Since founding her business with her husband, Jean, Anne has made it her mission to improve the lives of these women. By offering a variety of employment and apprenticeship schemes to teach women about business, banking and savings, Anne explains that they have “definitely managed to instil some confidence and open up a host of opportunities that were not there before.”
At her resort, Anne and her team are also committed to providing education opportunities for the local children. They have built a kindergarten, supported the local primary school and continue to offer scholarships for secondary and tertiary education. She tells us,
“It takes two generations to make a difference and well, we’ve made that our mission…when we first came here many of the kids were actually chasing pigeons for protein, but we are now starting to see the first generation leaving the island and landing white collar roles. Our work is never finished, but we will continue to provide these opportunities for the women and their children.”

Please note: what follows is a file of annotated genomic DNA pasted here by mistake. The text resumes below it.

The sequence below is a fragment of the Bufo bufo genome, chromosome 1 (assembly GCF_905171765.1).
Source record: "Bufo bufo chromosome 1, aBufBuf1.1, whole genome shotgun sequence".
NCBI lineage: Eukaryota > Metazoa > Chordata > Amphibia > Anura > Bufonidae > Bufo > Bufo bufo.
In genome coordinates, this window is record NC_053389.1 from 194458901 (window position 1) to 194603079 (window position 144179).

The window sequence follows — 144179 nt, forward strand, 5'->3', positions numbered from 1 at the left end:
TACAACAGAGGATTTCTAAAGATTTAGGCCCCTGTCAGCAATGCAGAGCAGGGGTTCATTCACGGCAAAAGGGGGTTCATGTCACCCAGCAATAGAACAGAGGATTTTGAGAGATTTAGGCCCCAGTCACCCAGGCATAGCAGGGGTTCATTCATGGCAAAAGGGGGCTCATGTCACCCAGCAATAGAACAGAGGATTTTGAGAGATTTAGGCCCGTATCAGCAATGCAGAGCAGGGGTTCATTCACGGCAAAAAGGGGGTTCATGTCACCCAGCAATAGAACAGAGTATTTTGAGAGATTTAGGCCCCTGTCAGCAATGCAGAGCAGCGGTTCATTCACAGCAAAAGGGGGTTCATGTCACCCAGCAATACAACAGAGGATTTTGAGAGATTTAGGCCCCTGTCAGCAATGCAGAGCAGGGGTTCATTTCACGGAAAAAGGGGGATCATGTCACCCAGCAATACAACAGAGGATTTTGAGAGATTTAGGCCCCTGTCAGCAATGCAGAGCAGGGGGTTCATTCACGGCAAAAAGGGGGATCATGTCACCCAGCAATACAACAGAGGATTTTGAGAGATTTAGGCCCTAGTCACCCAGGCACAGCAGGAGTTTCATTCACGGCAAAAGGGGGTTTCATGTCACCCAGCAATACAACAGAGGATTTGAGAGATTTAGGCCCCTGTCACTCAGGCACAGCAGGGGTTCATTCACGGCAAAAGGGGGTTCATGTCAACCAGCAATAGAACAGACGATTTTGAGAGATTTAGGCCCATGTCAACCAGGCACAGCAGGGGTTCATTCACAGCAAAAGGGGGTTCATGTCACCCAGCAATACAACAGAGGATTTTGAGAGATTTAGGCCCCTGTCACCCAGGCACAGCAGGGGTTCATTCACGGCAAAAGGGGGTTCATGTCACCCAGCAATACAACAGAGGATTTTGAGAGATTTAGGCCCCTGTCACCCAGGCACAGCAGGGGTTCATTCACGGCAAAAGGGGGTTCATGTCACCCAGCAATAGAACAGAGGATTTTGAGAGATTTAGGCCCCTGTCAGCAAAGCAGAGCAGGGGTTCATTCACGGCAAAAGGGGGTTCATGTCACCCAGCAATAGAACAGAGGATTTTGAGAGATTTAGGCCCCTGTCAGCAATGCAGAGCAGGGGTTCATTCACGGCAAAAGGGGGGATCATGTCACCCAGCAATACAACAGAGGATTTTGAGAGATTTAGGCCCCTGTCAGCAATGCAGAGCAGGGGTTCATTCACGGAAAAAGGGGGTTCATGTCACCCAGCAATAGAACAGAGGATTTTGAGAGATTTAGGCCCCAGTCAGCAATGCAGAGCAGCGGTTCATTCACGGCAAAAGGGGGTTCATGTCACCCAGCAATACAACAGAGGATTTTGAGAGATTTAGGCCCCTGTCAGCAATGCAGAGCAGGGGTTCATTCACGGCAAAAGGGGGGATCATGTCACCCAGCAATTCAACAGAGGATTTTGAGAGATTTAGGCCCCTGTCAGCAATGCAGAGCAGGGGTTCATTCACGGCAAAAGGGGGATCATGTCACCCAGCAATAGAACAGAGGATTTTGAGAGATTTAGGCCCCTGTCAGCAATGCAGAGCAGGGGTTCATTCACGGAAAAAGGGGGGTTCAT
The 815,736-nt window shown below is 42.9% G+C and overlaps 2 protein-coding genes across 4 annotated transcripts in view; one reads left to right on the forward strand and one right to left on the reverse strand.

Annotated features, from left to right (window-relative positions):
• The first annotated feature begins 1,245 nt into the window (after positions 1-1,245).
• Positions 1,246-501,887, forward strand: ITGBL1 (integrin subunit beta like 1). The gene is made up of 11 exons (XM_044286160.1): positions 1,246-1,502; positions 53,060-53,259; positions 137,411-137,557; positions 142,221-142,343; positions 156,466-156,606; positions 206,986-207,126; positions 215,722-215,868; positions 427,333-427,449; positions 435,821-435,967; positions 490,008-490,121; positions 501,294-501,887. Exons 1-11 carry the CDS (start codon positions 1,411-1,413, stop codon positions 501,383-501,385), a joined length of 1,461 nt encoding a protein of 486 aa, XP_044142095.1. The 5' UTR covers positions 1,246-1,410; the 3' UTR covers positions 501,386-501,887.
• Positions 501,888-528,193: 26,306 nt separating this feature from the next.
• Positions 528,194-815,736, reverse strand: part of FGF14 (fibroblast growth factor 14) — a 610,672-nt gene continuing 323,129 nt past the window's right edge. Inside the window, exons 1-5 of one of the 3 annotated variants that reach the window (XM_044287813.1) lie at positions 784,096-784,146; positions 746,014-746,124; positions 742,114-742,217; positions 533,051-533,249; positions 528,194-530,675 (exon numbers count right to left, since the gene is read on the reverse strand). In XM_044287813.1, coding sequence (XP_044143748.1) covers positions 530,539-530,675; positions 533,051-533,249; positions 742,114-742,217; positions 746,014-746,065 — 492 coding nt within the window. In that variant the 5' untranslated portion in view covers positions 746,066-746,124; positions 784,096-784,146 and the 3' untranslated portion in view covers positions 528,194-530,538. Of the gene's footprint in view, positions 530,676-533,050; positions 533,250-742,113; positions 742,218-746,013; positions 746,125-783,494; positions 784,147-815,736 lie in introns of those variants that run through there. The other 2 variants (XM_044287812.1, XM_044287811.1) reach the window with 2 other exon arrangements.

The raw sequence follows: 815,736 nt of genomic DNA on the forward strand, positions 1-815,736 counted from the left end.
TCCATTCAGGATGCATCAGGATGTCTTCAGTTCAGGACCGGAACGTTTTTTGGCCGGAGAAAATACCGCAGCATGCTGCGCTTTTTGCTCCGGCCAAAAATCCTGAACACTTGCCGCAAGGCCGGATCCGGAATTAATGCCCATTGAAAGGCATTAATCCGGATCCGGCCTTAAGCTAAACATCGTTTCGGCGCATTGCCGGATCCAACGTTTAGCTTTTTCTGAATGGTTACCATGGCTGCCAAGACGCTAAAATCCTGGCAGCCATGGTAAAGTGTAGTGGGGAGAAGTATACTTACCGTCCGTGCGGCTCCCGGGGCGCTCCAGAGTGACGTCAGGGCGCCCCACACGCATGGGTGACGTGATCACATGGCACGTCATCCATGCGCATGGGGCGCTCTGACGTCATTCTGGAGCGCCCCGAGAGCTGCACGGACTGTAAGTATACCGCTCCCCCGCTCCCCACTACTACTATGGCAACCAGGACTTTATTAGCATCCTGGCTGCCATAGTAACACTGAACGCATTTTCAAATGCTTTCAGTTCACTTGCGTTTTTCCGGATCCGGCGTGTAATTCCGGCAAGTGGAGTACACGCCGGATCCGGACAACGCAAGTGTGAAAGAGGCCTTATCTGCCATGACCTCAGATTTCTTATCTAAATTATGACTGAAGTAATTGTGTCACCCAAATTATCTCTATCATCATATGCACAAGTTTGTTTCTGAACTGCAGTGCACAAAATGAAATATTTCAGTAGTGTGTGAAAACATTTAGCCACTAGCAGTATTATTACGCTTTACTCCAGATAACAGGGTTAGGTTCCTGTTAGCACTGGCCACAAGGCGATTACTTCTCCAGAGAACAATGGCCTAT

The idea that education is central to any attempts at empowering women was also highlighted by Kimberly Farrell of Finca Luna Nueva in Costa Rica. She describes “One of the central challenges in our local community is women’s empowerment to seek higher positions – which needs to be brought up in education. We would absolutely love to see more girls from the community become more successful and take on decision making roles as opposed to the kitchen and house-keeping tasks, but this has to come from educating these women to not settle for jobs that just give them an income and to actually go for the more senior positions.”